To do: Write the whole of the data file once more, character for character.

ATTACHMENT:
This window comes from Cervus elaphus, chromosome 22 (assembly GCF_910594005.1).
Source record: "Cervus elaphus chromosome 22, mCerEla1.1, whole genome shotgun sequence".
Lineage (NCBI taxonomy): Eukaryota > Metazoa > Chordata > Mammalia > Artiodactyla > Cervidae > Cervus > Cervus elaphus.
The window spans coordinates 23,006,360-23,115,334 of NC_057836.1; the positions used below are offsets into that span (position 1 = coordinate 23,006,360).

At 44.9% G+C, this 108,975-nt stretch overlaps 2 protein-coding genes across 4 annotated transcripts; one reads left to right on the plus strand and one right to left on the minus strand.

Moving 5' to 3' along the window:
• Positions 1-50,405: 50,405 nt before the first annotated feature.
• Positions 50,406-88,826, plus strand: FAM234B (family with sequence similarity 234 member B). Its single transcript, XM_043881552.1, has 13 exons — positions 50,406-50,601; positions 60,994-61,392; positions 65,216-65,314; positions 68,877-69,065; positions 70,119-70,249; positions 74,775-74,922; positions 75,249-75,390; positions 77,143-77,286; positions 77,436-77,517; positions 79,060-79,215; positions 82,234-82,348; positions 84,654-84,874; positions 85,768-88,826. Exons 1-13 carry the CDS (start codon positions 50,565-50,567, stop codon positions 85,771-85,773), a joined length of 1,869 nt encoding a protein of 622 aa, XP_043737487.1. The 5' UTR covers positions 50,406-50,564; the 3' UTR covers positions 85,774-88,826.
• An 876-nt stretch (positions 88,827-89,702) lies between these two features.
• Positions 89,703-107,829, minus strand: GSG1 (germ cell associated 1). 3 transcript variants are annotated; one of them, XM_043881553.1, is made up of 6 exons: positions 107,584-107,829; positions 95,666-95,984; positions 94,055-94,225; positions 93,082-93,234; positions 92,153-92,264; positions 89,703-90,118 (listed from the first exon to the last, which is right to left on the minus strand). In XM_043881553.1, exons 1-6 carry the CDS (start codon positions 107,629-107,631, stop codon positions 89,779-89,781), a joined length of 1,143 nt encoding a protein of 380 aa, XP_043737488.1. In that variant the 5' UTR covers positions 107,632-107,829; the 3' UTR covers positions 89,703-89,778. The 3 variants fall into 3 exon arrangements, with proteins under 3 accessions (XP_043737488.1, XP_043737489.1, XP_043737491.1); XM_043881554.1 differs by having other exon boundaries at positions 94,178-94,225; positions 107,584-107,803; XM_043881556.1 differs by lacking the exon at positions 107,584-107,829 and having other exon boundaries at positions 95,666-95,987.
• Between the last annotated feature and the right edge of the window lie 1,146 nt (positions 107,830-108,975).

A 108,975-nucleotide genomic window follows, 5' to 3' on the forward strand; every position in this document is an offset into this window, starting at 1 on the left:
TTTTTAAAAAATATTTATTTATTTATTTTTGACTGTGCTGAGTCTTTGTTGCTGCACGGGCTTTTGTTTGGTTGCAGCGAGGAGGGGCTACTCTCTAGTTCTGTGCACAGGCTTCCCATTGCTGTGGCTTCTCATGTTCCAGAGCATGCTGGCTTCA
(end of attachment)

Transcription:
This window comes from Cervus elaphus, chromosome 22 (assembly GCF_910594005.1).
Source record: "Cervus elaphus chromosome 22, mCerEla1.1, whole genome shotgun sequence".
Lineage (NCBI taxonomy): Eukaryota > Metazoa > Chordata > Mammalia > Artiodactyla > Cervidae > Cervus > Cervus elaphus.
The window spans coordinates 23,006,360-23,115,334 of NC_057836.1; the positions used below are offsets into that span (position 1 = coordinate 23,006,360).

At 44.9% G+C, this 108,975-nt stretch overlaps 2 protein-coding genes across 4 annotated transcripts; one reads left to right on the plus strand and one right to left on the minus strand.

Moving 5' to 3' along the window:
• Positions 1-50,405: 50,405 nt before the first annotated feature.
• Positions 50,406-88,826, plus strand: FAM234B (family with sequence similarity 234 member B). Its single transcript, XM_043881552.1, has 13 exons — positions 50,406-50,601; positions 60,994-61,392; positions 65,216-65,314; positions 68,877-69,065; positions 70,119-70,249; positions 74,775-74,922; positions 75,249-75,390; positions 77,143-77,286; positions 77,436-77,517; positions 79,060-79,215; positions 82,234-82,348; positions 84,654-84,874; positions 85,768-88,826. Exons 1-13 carry the CDS (start codon positions 50,565-50,567, stop codon positions 85,771-85,773), a joined length of 1,869 nt encoding a protein of 622 aa, XP_043737487.1. The 5' UTR covers positions 50,406-50,564; the 3' UTR covers positions 85,774-88,826.
• An 876-nt stretch (positions 88,827-89,702) lies between these two features.
• Positions 89,703-107,829, minus strand: GSG1 (germ cell associated 1). 3 transcript variants are annotated; one of them, XM_043881553.1, is made up of 6 exons: positions 107,584-107,829; positions 95,666-95,984; positions 94,055-94,225; positions 93,082-93,234; positions 92,153-92,264; positions 89,703-90,118 (listed from the first exon to the last, which is right to left on the minus strand). In XM_043881553.1, exons 1-6 carry the CDS (start codon positions 107,629-107,631, stop codon positions 89,779-89,781), a joined length of 1,143 nt encoding a protein of 380 aa, XP_043737488.1. In that variant the 5' UTR covers positions 107,632-107,829; the 3' UTR covers positions 89,703-89,778. The 3 variants fall into 3 exon arrangements, with proteins under 3 accessions (XP_043737488.1, XP_043737489.1, XP_043737491.1); XM_043881554.1 differs by having other exon boundaries at positions 94,178-94,225; positions 107,584-107,803; XM_043881556.1 differs by lacking the exon at positions 107,584-107,829 and having other exon boundaries at positions 95,666-95,987.
• Between the last annotated feature and the right edge of the window lie 1,146 nt (positions 107,830-108,975).

A 108,975-nucleotide genomic window follows, 5' to 3' on the forward strand; every position in this document is an offset into this window, starting at 1 on the left:
TTTTTAAAAAATATTTATTTATTTATTTTTGACTGTGCTGAGTCTTTGTTGCTGCACGGGCTTTTGTTTGGTTGCAGCGAGGAGGGGCTACTCTCTAGTTCTGTGCACAGGCTTCCCATTGCTGTGGCTTCTCATGTTCCAGAGCATGCTGGCTTCA